I am persuaded by the idea of an American poetry based upon plurality, not purity. We need all of our poets. Our poetry should be as various as the natural world, as rich and peculiar in its potential articulations. The purpose of this anthology is to celebrate these exquisite hybridizations emerging in the work of all our poets. Let the gates of the Garden stand open; let the renaming of the world begin again.[3]

There is a certain confusion here — the Adamic citation at the end hardly points away from the fantasy of purity; and the slippage from “poets” to “poetry” does suggest that the former are the stock from which the latter’s “exquisite hybridizations” are produced — but to speak of poetry as cultivation, evoking a “Garden” of verses, is to till the very idea of culture in its most venerable form.

Christopher Pearse Cranch, Illustrations of the New Philosophy (MS Am 1506), Houghton Library, Harvard University. The large speech bubble comes from an attack on Transcendentalism by Andrews Norton: “Those may here become aware of the venom of the serpent who have only been admiring its bright colors & glittering eyes.” The serpent is George Ripley, who had answered one of Norton’s earlier attacks. The other bubbles read “Is that the Transylvanian?” and “Monstrum horrendum ingens informe &c!!” The caption comes from Lalla Rookh: “Some flowers of Eden ye still inherit, But the trail of the Serpent is over them all.” (Click for a larger view.)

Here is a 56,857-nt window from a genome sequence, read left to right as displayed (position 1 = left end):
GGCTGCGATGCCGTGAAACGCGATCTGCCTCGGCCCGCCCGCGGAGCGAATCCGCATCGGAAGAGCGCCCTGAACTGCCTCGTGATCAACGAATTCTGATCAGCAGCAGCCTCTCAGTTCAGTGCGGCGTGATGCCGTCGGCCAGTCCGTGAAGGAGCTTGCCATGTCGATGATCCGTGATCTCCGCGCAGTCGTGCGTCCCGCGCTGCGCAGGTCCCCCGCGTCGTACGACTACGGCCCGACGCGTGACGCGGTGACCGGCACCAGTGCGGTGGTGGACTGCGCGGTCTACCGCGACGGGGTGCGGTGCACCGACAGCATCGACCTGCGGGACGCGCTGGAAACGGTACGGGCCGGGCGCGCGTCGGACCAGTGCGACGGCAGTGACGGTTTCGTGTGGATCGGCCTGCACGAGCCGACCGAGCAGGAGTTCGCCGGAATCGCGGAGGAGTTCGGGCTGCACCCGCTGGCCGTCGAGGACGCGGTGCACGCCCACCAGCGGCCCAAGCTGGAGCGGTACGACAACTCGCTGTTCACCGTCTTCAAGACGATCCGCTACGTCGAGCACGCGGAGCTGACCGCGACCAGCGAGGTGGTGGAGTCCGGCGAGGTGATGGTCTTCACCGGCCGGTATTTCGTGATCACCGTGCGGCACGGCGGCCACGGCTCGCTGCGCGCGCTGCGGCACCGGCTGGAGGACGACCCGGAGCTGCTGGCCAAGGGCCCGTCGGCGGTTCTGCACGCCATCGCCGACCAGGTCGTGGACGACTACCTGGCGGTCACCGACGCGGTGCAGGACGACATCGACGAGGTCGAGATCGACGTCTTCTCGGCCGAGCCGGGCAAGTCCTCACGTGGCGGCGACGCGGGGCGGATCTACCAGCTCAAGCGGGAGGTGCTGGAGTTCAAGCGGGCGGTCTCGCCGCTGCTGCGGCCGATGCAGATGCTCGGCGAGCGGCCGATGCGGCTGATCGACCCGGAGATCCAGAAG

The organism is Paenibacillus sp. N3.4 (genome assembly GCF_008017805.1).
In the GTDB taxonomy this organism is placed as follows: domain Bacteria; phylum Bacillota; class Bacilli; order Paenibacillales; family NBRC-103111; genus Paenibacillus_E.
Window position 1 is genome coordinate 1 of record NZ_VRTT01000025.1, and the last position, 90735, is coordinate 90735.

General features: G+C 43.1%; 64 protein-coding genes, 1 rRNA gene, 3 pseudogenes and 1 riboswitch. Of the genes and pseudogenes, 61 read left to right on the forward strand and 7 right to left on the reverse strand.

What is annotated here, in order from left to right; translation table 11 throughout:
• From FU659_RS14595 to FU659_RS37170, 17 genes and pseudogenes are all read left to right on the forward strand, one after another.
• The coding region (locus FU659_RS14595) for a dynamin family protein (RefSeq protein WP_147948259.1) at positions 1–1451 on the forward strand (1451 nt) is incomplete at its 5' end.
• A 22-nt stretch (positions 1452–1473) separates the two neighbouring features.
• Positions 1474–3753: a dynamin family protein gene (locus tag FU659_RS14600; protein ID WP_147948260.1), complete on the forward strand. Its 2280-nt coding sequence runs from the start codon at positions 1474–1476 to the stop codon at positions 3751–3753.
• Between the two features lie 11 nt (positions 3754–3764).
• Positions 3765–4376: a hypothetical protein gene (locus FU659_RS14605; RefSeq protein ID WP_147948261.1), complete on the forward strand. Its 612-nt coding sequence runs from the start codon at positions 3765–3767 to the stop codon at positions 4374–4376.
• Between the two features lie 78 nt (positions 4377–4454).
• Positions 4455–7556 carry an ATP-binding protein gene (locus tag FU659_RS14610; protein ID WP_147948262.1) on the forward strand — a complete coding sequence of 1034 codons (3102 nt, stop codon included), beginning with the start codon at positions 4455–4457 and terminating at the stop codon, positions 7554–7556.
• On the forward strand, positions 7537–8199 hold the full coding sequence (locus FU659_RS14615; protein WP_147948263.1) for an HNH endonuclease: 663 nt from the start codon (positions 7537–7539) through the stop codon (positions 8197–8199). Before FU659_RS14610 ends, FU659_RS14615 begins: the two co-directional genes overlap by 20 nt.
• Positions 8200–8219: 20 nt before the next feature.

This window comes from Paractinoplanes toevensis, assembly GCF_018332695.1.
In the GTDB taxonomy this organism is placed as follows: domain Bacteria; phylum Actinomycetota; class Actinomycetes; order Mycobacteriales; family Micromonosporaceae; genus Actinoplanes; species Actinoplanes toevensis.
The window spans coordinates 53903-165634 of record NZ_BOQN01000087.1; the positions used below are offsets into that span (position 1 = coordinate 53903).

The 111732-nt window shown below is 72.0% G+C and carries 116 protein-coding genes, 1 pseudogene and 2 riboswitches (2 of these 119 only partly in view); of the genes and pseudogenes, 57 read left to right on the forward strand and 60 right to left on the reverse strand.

The other version of the trope appears in Swensen’s introduction, and the genetic aspects are there highlighted. She speaks of “writings and writers that have inherited and adapted traits,” and refers to her poets as “THE NEW (HY)BREED.”[4] Like St. John, moreover, she ends on a reference ill-matched to her announced aims. In her case, the reference is a citation of Mallarmé, “to give a purer sense to the language of the tribe.”[5] Impurity, I should think, would be a more appropriate goal in this context; and since the poetic legacies at issue for Swensen were earlier defined nationally (as French or English in origin), I find myself thinking about the purity of “the tribe,” which cannot be the last thought she wanted me to have.

I hasten to add that I see no malignant design in this troping. It is just something I do not care for, hence my sensitivity to it; and when the anthology appeared, it kept me from sharing in the mood.

I am not entirely sure why I am going into such detail about my response to the anthology (or rather, my reasons for not responding), except that I came across a modernist precedent for the anthology’s conceit, which in turn suggested another precedent from the nineteenth century, and I did not think I could talk about these precedents without sorting out my original feelings. Read the rest of this entry »

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Written by Ben Friedlander

August 2, 2012 at 11:27 pm